Ruth Sprain  

Falls at Willow Creek by Ruth Sprain

September 2021 - Falls at Willow Creek

September 2021 - Ruth Sprain


About the Image(s)

I took this photo last week on a hike up Willow Creek in Colorado with my Canon 7D Mark II at ISO 100, 1/15, f22, and focus length 18.

Since I didn’t have a tripod or neutral density lens, I tried out different settings and lay on my stomach against a rock to stabilize the shot. I wanted to capture the peak of Buffalo Mountain in the distance, so a vertical angle was needed. In PhotoShop, I lowered the highlights slightly, used the transform tool to adjust for my shooting angle, dodged and burned, saturated in places, and sharpened.

4 comments posted

Mary Ann Carrasco   Mary Ann Carrasco
Ruth, What a beautiful scene and all the work you did to capture it! I like the layers of it from the waterfall to the trees, rocks, mountain and sky. Very nice edits too. Beautiful photograph.   Posted: 09/04/2021 10:08:02

Michael Hrankowski   Michael Hrankowski
Hi Ruth! What a lovely mountain scene. I think you did really well on the focus with the hand-held shot. It is well exposed and I think you did an excellent job with the edit. The highlights in the waterfall were also managed very well. I wish there were just a little more room at the top of the image, as I feel the peak of the mountain looks a bit tight to the edge of the frame. Also, I wonder if using a radial filter on the lowest rock couldn't be used to bring out some more of the details that are hidden in the shadows. Overall, a nice result.   Posted: 09/05/2021 11:13:34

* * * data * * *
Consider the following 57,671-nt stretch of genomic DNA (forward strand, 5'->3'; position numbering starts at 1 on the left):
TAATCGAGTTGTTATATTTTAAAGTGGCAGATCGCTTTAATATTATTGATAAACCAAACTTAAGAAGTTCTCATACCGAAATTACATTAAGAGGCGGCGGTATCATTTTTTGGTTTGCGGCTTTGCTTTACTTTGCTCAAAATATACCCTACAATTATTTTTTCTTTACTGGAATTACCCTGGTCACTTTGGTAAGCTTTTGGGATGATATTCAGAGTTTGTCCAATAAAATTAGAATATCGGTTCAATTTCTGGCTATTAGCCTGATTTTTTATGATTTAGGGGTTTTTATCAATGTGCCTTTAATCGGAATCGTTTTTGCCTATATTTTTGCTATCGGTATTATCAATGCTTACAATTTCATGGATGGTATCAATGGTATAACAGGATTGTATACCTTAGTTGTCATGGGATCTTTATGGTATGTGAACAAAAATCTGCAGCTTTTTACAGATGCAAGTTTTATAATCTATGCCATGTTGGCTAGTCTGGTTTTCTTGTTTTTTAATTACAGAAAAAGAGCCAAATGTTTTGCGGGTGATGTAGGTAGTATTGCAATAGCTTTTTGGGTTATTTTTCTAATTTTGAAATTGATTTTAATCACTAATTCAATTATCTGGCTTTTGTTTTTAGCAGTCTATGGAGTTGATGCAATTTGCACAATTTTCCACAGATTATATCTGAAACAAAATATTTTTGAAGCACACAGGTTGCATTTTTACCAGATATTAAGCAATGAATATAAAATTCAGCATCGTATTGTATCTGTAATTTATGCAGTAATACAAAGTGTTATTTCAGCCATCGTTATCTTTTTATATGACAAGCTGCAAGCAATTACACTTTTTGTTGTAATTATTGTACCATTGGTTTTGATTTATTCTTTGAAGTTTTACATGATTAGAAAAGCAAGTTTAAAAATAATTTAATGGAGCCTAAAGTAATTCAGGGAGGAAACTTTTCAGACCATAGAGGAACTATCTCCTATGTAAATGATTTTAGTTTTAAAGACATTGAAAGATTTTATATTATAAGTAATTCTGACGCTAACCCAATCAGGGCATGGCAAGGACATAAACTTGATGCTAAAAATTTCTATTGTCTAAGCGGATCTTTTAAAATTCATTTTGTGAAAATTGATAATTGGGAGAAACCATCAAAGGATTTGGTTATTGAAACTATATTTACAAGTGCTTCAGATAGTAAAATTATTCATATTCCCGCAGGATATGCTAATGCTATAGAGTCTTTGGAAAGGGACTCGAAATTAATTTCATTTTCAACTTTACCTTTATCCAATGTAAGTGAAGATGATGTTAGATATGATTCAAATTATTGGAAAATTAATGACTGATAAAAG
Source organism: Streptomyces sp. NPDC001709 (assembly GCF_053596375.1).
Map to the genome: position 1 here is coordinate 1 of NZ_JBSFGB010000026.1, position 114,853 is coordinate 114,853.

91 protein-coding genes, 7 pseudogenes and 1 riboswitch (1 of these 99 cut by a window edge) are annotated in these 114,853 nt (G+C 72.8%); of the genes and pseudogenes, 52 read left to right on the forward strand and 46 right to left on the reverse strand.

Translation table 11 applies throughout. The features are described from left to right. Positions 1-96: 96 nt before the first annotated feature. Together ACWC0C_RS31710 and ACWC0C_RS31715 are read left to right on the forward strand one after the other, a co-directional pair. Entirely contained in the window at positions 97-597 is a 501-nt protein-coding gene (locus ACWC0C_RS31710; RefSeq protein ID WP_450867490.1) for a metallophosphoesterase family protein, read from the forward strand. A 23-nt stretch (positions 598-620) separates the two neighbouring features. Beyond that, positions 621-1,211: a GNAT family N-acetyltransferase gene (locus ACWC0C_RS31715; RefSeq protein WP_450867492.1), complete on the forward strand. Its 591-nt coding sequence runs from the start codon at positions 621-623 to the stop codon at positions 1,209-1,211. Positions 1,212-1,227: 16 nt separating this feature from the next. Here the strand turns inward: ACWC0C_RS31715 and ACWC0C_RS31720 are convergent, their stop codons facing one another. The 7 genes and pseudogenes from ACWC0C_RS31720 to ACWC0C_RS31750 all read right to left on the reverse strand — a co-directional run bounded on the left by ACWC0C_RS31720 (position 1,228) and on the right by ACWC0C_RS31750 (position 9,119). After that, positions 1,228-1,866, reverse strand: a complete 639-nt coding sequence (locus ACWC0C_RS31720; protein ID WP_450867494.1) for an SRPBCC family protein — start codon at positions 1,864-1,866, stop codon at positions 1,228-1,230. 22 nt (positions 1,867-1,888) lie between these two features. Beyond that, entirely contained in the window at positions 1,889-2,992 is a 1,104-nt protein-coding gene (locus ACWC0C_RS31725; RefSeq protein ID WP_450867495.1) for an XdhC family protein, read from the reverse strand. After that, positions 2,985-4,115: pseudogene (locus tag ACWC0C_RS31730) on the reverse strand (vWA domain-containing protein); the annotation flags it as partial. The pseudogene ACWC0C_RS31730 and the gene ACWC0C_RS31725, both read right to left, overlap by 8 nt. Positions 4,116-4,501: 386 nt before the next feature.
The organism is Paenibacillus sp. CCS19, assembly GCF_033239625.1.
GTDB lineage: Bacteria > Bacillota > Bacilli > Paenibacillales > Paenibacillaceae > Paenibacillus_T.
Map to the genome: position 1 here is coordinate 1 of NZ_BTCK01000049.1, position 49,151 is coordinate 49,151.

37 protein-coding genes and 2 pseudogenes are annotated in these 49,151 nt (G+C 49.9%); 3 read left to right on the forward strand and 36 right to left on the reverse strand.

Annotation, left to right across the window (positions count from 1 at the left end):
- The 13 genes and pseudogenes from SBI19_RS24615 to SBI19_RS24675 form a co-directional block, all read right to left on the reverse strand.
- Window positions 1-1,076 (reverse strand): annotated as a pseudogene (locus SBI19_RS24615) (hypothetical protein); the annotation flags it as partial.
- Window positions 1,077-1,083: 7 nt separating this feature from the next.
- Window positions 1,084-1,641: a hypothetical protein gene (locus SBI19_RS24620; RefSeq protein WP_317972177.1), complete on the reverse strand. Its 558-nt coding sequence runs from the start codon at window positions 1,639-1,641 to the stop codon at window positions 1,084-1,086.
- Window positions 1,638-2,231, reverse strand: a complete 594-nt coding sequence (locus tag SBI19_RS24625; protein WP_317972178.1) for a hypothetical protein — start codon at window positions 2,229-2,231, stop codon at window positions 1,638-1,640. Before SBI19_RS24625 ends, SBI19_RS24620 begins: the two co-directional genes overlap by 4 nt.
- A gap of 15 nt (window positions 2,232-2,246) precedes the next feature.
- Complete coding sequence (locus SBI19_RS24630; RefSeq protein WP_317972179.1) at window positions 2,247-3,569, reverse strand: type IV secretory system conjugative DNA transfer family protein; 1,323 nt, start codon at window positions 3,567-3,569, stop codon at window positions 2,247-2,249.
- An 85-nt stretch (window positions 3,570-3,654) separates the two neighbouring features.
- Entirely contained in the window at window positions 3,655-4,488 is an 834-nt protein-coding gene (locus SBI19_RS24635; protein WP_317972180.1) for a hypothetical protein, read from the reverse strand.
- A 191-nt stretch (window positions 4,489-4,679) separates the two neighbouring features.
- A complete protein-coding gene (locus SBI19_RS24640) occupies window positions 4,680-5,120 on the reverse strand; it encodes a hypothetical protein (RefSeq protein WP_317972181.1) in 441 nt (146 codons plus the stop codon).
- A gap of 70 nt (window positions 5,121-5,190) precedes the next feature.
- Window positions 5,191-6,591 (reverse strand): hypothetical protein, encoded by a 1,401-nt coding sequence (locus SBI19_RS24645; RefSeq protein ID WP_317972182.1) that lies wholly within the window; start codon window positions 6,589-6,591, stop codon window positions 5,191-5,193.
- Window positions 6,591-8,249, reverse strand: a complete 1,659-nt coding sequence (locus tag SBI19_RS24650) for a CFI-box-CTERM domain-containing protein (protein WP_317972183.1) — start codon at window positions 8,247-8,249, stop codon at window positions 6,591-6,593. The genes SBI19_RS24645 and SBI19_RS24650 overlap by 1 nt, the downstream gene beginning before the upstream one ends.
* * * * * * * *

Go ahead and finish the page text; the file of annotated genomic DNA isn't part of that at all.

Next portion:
LuAnn Thatcher   LuAnn Thatcher
Hello Ruth,

You live in a lovely area of the country. I like your vantage point with the water and the mountain peak in the frame. The colors and tone look both realistic and natural; what a breath-taking view it must have been.

I am noticing a softening of the image. You did not note which lens you were using. At f/22, I would want the whole image sharp, but for some reason, it is not. I wish to suggest another opportunity to shoot this location, to try f/11 and 1/60 shutter speed with this 18mm lens. There must have been some vibration or camera shake that is being detected without having a tripod. What do you think?

If f/22 is the narrowest aperture, then maybe that or the shutter speed (1/15) was the culprit. I have heard people say that shooting at the end of the aperture range can be a problem for lenses. So they have recommended stopping down a stop or two for the best aperture; f/11 and 1/60s shutter would help.

I hope this is helpful.

LT   Posted: 09/07/2021 11:09:27

Kieu-Hanh Vu   Kieu-Hanh Vu
Ruth, The vertical shot is the right choice to capture the beauty of this scene. I love the multiple layers of this image that include the peak of the mountains, pine trees, rocks, and waterfalls. Those elements guide my eyes go from the nearby foreground to the top in the distance.
I agree with you that it's hard to get a lot of elements into one picture in this case. You could consider next time to capture different parts of the scene then stitched vertically into one image in post processing.
I'd prefer to see more space on the top of the mountain and to lighten the dark area on the left that is right above the waterfalls.   Posted: 09/07/2021 22:35:34


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